- Patient’s History: The doctor listens to the patient’s history to understand the patient’s symptoms and signs. He or she tries to understand what is causing this condition by asking when your symptoms started.
- Eye Exam: The ophthalmologist may use a microscope to examine the physical condition of the eyes. Redness of the eyes, swelling, discharge and other symptoms are carefully examined.
- Discharge and Eye Swab Tests: The doctor may take an eye discharge or swab to determine the cause of the infection. These samples can be examined for laboratory testing. These tests can help detect the type of bacterial or viral infection.
- Light Sensitivity Test: Increased sensitivity to light is a common symptom in cases of pink eye. The doctor can evaluate this sensitivity by holding your eyes to bright light or using a special lamp.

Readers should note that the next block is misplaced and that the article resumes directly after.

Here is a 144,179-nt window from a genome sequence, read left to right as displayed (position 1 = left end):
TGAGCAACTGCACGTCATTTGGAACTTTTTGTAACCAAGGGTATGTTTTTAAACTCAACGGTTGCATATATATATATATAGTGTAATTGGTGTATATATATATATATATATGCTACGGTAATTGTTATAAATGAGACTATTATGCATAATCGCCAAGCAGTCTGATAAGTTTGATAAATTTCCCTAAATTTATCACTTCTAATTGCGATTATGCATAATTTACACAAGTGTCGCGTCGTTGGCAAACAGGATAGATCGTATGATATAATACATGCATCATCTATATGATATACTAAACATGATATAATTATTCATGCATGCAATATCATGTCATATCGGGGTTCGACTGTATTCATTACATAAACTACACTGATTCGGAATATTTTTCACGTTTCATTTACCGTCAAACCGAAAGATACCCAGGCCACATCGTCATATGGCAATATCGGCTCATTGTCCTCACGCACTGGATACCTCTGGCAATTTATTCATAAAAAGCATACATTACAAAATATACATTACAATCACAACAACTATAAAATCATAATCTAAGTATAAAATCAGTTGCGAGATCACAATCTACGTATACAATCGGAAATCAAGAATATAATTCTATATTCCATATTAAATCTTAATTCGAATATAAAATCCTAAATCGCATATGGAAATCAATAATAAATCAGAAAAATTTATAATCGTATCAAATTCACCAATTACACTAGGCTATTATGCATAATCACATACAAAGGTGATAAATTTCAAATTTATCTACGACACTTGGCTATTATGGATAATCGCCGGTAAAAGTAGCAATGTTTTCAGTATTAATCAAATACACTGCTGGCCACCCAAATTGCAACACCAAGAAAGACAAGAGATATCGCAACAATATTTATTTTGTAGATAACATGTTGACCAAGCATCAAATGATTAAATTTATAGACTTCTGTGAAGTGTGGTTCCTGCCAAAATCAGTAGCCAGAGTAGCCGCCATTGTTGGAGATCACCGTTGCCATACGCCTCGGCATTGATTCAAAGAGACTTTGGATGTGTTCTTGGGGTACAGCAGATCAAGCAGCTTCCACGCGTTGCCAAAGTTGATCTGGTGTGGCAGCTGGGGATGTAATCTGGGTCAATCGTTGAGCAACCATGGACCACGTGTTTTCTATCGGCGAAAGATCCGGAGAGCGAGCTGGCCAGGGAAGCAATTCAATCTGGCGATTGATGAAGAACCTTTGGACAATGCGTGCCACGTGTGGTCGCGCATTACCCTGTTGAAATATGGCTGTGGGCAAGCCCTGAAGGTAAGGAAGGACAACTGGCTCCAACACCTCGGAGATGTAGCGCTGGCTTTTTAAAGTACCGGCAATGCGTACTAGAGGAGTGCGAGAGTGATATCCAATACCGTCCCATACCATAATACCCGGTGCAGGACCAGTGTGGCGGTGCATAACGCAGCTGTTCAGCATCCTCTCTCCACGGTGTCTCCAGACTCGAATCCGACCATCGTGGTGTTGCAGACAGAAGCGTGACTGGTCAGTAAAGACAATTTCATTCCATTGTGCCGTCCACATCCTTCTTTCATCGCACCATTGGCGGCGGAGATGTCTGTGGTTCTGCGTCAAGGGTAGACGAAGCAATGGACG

- Other Tests: The ophthalmologist may order additional tests as needed to rule out allergic reactions or other potential eye problems.
Correct diagnosis is essential to determine appropriate treatment options. Once the cause of pink eye cases (such as viruses, bacteria, or allergies) is accurately determined, the treatment plan can be created accordingly. It is important to see an eye care professional when pink eye symptoms become noticeable or bothersome.
How to Cure Eye Flu?
Treatment of pink eye may vary depending on the type of infection. Treatment for pink eye generally focuses on relieving symptoms, reducing discomfort, and preventing the spread of infection. Treatment may include:
- Home Care and Hygiene: Most cases of pink eye can be mild and can be cured with simple measures that can be applied at home. Keeping your eyes clean can help prevent the spread of infection and provide relief.
- Eye Drops and Ointments: Eye drops or ointments with antibacterial or antiviral properties used to treat pink eye may be prescribed. These medications are determined by the doctor depending on the cause of the infection.
- Allergy Medication: If pink eye is the result of allergic reactions, using antihistamine eye drops or allergy medications can relieve symptoms.